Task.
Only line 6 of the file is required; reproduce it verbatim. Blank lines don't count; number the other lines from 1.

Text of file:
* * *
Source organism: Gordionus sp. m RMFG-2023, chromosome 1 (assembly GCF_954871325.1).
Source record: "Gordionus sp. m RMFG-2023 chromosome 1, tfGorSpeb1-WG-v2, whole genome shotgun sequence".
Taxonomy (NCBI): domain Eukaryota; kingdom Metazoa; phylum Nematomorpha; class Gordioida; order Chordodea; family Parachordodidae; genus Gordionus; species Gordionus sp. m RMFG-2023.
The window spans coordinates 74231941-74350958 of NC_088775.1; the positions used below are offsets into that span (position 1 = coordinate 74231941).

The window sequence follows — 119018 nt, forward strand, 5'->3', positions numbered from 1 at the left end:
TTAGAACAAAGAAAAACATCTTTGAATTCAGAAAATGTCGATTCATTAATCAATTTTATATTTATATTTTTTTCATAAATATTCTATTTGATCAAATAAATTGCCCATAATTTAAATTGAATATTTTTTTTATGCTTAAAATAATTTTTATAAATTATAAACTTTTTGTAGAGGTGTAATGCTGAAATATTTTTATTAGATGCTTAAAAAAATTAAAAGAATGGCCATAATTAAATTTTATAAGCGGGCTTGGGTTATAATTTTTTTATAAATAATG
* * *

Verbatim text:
TTAGAACAAAGAAAAACATCTTTGAATTCAGAAAATGTCGATTCATTAATCAATTTTATATTTATATTTTTTTCATAAATATTCTATTTGATCAAATAAATTGCCCATAATTTAAATTGAATATTTTTTTTATGCTTAAAATAATTTTTATAAATTATAAACTTTTTGTAGAGGTGTAATGCTGAAATATTTTTATTAGATGCTTAAAAAAATTAAAAGAATGGCCATAATTAAATTTTATAAGCGGGCTTGGGTTATAATTTTTTTATAAATAATG